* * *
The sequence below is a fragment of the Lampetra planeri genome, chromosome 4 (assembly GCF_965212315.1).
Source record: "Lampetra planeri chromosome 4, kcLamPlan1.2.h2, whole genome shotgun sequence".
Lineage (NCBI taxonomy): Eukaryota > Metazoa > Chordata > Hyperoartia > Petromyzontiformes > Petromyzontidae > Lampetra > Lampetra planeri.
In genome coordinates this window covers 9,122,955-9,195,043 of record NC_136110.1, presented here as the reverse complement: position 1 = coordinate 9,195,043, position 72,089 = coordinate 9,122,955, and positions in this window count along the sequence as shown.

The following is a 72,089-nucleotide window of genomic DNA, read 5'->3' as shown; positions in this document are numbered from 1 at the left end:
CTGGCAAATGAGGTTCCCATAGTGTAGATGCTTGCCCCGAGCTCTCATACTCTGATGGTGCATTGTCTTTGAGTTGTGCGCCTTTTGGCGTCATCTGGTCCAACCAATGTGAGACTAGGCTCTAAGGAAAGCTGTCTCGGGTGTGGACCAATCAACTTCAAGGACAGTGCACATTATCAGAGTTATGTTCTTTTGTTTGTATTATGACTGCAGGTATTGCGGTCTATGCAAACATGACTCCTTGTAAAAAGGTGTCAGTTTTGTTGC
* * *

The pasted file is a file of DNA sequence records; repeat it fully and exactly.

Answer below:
The sequence below is a fragment of the Lampetra planeri genome, chromosome 4 (assembly GCF_965212315.1).
Source record: "Lampetra planeri chromosome 4, kcLamPlan1.2.h2, whole genome shotgun sequence".
Lineage (NCBI taxonomy): Eukaryota > Metazoa > Chordata > Hyperoartia > Petromyzontiformes > Petromyzontidae > Lampetra > Lampetra planeri.
In genome coordinates this window covers 9,122,955-9,195,043 of record NC_136110.1, presented here as the reverse complement: position 1 = coordinate 9,195,043, position 72,089 = coordinate 9,122,955, and positions in this window count along the sequence as shown.

The following is a 72,089-nucleotide window of genomic DNA, read 5'->3' as shown; positions in this document are numbered from 1 at the left end:
CTGGCAAATGAGGTTCCCATAGTGTAGATGCTTGCCCCGAGCTCTCATACTCTGATGGTGCATTGTCTTTGAGTTGTGCGCCTTTTGGCGTCATCTGGTCCAACCAATGTGAGACTAGGCTCTAAGGAAAGCTGTCTCGGGTGTGGACCAATCAACTTCAAGGACAGTGCACATTATCAGAGTTATGTTCTTTTGTTTGTATTATGACTGCAGGTATTGCGGTCTATGCAAACATGACTCCTTGTAAAAAGGTGTCAGTTTTGTTGC